In October last year, the #EndSARS protests gained national prominence, with Nigerians taking to the streets and social media to loudly condemn police brutality. Among these protesters were also members of the Nigerian LGBTQ community who trended #QueerNigerianLivesMatter with their calls for attention on how the police specifically targets people for such “offenses” like presenting as gay. And to nobody’s surprise and yet everyone’s disappointment, there were yet Nigerians who pushed back at our voices, unwilling to set aside their homophobia to see how our oppression is real.

Here are two experiences that tell the story every gay Nigerian has come to expect and the one we never really see coming.



I met Tony Solomon on Tinder. We chatted for a bit, getting to know each other, and he said he was staying in some cheap hotel in Agungi, bleeding his finances and hoping to get accommodation with someone, someplace temporary he can stay until he figures himself out. He was attractive and I liked him. I flirted with him and he flirted back. So I was encouraged to offer him accommodation, asking him to come over, just as long as his stay wasn’t going to be permanent.

When he came to my place, I opened up to him, letting him know I am gay and that I would love to get down with him. He told me he was straight but had no problems with gay people. This was of course very disappointing to hear, but my attraction for him diminished some, because I really am not a straight chaser. I was still cool with him staying at my place.

And so, for the next several days, I found myself with an impromptu flatmate. We were able to live well together, even started becoming friends. I didn’t mind very much that I had him constantly in my personal space, as long as the understanding was there that it’d be temporary.

There were of course some minor inconveniences. When I agreed to have him in my house, he’d said that he would take care of his feeding. However, during his stay, the responsibility fell squarely on me. I was spending and cooking for both of us, but I didn’t mind at first because he could clean. He would do the dishes and tidy the rooms. So, it felt like a fair trade.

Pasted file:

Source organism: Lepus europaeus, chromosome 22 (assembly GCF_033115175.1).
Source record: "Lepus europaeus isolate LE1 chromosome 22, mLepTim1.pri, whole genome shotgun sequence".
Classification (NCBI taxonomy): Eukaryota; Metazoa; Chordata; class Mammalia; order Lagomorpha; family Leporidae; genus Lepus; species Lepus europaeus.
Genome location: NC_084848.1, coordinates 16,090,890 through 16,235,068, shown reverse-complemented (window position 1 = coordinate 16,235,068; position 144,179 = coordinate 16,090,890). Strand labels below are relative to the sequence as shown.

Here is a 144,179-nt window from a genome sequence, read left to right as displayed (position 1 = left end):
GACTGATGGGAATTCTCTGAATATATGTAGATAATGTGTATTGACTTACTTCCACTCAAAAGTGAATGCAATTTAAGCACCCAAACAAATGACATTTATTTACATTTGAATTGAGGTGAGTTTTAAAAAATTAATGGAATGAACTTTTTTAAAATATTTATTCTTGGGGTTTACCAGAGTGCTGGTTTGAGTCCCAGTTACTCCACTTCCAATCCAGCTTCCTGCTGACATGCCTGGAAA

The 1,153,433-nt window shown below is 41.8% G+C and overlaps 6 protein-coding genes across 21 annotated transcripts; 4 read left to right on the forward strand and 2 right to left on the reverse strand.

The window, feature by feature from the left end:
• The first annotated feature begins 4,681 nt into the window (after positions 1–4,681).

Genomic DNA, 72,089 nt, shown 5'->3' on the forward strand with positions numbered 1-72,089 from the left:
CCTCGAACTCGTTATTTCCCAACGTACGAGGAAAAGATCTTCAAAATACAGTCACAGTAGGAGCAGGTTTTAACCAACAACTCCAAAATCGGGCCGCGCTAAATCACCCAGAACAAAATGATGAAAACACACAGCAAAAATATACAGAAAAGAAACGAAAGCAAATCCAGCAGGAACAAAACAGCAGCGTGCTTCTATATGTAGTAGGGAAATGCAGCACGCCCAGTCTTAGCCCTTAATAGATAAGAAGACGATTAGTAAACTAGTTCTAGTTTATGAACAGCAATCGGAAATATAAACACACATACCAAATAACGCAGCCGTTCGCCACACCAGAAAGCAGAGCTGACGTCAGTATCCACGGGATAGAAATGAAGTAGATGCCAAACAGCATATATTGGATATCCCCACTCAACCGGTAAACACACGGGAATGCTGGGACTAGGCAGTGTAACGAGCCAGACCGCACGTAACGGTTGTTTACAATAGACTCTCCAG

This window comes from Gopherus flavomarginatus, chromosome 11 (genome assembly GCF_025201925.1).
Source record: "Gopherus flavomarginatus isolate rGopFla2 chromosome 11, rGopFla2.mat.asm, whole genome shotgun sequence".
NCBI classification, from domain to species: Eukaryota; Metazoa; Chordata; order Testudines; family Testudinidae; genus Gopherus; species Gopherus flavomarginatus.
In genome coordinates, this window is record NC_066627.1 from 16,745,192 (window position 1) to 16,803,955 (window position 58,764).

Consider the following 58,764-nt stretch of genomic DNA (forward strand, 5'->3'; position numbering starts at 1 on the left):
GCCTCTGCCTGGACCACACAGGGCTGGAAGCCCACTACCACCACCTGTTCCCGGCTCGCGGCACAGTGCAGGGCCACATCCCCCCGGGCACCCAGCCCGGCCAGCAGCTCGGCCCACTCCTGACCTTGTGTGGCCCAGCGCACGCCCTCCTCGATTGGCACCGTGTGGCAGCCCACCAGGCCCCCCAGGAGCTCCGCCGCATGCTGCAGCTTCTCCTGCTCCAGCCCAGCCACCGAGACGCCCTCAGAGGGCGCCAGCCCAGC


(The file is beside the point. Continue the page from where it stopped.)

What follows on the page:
Then the day came when he received some money from someone. He told me about it and I expected that he would contribute the money to our feeding. Instead, he said he wanted to use the money and fix his phone. I was annoyed by this, and got even more so when he returned home that afternoon with his phone fixed, the money apparently spent.

I lost my cool and railed at him over his priorities. So he could afford to fix his phone because he didn’t have to worry about food, right? I told him I could no longer keep him and that he should start thinking seriously about moving out. Then I stormed out of the house and spent the evening out.

However, by the time I came back home that night, I’d calmed down and even felt some contrition over the things I said to him. I apologized to him and told him not to mind what I said about him moving out. He seemed to take it well – so well, in fact, that that night, he came into my room from the parlour where he sleeps, and climbed into the bed with me. And in the middle of the night, he touched me. One thing led to the other and we had sex.

I was both surprised and touched by this turn of events, and by the next morning, any iota of bad feelings I felt for him was completely gone. In fact, just to prove that we were now really good, I went out to the market to buy stuff for my cooking that day.

And when I came home, it was to find Tony Solomon packed and gone.

With my three phones!

He’d stayed with me for two weeks and had decided to pay me back for my hospitality by robbing me.

I was upset. I felt raw with emotions. And for the sake of my business, I needed my phones back. At first, I didn’t know how to reach him; then I remembered that I had copies of his resume, which he gave me to help him pass around, in case anyone I knew would be interested in hiring him. His number was on the resume. I involved my friends and we began calling him, but once he heard that it was relating to me, he’d hang up.

Then a female friend of mine chatted him up and he communicated right back. He told her that I am a “bloody gay” and that he was going to out me. He mentioned the name of some platform that I forget now. He said he just wanted to teach me a lesson, which was the reason why he took my phones. That he wasn’t going to use the phones and that if we want them back, we should pay him 50 thousand naira. My friend bargained with him, eventually getting him to accept 35 thousand naira. He said that when he receives the money, he would send the phones back to me through an uber. My friend sent him the money…

And he blocked her!